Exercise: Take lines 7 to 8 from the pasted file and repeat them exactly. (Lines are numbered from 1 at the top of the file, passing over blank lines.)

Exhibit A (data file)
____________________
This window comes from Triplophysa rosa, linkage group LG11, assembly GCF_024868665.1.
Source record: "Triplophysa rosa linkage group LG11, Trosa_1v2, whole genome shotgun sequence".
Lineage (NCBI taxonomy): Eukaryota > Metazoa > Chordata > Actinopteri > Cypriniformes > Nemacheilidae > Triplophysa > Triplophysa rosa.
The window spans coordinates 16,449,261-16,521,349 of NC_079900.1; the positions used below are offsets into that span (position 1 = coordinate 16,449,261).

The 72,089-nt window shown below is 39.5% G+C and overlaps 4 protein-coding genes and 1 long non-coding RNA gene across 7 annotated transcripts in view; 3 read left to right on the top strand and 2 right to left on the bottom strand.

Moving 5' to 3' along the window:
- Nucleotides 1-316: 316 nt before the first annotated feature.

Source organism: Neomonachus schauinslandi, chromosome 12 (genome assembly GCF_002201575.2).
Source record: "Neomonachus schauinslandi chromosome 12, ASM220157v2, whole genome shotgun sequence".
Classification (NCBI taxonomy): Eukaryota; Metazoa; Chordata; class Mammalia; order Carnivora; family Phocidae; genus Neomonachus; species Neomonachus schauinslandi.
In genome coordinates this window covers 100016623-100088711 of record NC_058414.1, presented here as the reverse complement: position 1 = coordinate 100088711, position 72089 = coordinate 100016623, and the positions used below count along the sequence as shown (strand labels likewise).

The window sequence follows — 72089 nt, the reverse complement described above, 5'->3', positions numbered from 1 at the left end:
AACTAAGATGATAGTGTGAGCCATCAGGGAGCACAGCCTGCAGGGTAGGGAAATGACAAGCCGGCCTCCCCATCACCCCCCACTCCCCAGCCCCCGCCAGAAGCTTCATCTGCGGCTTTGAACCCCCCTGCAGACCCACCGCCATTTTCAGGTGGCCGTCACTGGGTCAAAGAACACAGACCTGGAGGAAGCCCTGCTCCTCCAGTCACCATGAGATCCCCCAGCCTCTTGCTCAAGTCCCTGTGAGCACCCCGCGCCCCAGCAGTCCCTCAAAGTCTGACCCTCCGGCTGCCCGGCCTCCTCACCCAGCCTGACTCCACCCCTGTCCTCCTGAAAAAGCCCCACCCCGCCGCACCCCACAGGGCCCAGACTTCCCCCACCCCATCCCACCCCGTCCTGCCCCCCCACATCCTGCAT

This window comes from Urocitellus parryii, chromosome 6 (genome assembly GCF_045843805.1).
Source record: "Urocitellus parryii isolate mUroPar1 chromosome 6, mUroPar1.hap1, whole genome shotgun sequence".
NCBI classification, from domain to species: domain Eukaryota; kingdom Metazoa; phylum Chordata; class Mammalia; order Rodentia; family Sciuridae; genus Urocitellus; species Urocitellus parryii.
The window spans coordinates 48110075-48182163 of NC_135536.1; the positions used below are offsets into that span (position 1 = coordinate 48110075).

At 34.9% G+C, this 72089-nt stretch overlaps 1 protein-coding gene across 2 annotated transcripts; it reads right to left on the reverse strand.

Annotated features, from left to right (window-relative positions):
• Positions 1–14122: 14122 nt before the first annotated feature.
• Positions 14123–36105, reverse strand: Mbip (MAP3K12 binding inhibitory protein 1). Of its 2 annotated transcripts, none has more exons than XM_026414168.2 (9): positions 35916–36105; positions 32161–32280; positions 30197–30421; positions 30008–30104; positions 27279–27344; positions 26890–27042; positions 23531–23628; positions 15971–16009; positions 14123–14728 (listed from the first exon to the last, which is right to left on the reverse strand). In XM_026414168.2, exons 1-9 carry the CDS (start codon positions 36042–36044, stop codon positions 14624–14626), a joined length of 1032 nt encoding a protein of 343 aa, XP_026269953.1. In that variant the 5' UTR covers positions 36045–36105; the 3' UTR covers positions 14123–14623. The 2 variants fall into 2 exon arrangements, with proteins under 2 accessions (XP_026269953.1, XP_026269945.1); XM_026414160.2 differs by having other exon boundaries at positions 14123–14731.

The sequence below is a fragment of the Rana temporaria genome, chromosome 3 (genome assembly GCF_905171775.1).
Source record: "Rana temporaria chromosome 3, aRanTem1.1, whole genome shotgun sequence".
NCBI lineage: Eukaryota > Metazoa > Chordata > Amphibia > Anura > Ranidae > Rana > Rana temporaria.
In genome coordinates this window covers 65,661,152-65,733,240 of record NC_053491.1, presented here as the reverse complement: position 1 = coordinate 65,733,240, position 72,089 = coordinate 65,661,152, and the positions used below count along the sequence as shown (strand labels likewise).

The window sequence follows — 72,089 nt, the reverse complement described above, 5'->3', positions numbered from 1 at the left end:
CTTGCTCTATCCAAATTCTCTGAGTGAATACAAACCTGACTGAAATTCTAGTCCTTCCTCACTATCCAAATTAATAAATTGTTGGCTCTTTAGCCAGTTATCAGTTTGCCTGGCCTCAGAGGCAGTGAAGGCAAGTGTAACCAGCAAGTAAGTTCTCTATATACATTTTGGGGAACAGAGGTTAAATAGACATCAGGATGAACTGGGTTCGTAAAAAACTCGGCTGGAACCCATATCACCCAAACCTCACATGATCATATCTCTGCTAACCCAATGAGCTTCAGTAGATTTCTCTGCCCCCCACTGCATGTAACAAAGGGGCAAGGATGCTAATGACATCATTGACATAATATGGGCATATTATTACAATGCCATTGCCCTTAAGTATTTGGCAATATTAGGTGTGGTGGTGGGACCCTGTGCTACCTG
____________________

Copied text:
- Nucleotides 1-316: 316 nt before the first annotated feature.

Source organism: Neomonachus schauinslandi, chromosome 12 (genome assembly GCF_002201575.2).